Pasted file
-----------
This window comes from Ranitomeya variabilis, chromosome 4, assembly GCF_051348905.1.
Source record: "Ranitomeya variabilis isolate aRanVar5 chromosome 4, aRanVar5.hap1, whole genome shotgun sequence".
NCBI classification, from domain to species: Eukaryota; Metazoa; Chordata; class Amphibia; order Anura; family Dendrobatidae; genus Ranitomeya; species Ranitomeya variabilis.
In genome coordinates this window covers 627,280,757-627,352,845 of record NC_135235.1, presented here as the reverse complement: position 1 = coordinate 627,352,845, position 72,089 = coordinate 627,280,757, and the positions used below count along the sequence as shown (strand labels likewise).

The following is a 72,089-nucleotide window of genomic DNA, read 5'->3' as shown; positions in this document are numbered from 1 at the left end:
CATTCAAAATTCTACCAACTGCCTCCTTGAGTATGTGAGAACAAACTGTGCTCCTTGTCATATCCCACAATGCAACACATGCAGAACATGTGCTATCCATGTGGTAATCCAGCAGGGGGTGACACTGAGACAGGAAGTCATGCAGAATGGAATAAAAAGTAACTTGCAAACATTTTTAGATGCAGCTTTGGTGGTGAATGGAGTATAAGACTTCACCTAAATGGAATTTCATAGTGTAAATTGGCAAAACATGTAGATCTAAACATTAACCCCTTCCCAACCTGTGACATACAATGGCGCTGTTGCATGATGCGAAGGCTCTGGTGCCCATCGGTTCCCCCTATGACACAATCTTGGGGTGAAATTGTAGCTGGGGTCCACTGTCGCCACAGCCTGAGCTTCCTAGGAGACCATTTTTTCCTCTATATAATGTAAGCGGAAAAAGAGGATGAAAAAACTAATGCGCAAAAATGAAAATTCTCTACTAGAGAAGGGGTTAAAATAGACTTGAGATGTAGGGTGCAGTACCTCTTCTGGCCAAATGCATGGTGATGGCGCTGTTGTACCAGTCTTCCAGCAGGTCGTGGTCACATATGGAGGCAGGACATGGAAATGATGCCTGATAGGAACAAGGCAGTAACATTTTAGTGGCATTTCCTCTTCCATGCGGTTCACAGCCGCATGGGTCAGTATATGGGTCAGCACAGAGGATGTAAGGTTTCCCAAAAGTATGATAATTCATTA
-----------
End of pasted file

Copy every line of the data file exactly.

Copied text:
This window comes from Ranitomeya variabilis, chromosome 4, assembly GCF_051348905.1.
Source record: "Ranitomeya variabilis isolate aRanVar5 chromosome 4, aRanVar5.hap1, whole genome shotgun sequence".
NCBI classification, from domain to species: Eukaryota; Metazoa; Chordata; class Amphibia; order Anura; family Dendrobatidae; genus Ranitomeya; species Ranitomeya variabilis.
In genome coordinates this window covers 627,280,757-627,352,845 of record NC_135235.1, presented here as the reverse complement: position 1 = coordinate 627,352,845, position 72,089 = coordinate 627,280,757, and the positions used below count along the sequence as shown (strand labels likewise).

The following is a 72,089-nucleotide window of genomic DNA, read 5'->3' as shown; positions in this document are numbered from 1 at the left end:
CATTCAAAATTCTACCAACTGCCTCCTTGAGTATGTGAGAACAAACTGTGCTCCTTGTCATATCCCACAATGCAACACATGCAGAACATGTGCTATCCATGTGGTAATCCAGCAGGGGGTGACACTGAGACAGGAAGTCATGCAGAATGGAATAAAAAGTAACTTGCAAACATTTTTAGATGCAGCTTTGGTGGTGAATGGAGTATAAGACTTCACCTAAATGGAATTTCATAGTGTAAATTGGCAAAACATGTAGATCTAAACATTAACCCCTTCCCAACCTGTGACATACAATGGCGCTGTTGCATGATGCGAAGGCTCTGGTGCCCATCGGTTCCCCCTATGACACAATCTTGGGGTGAAATTGTAGCTGGGGTCCACTGTCGCCACAGCCTGAGCTTCCTAGGAGACCATTTTTTCCTCTATATAATGTAAGCGGAAAAAGAGGATGAAAAAACTAATGCGCAAAAATGAAAATTCTCTACTAGAGAAGGGGTTAAAATAGACTTGAGATGTAGGGTGCAGTACCTCTTCTGGCCAAATGCATGGTGATGGCGCTGTTGTACCAGTCTTCCAGCAGGTCGTGGTCACATATGGAGGCAGGACATGGAAATGATGCCTGATAGGAACAAGGCAGTAACATTTTAGTGGCATTTCCTCTTCCATGCGGTTCACAGCCGCATGGGTCAGTATATGGGTCAGCACAGAGGATGTAAGGTTTCCCAAAAGTATGATAATTCATTA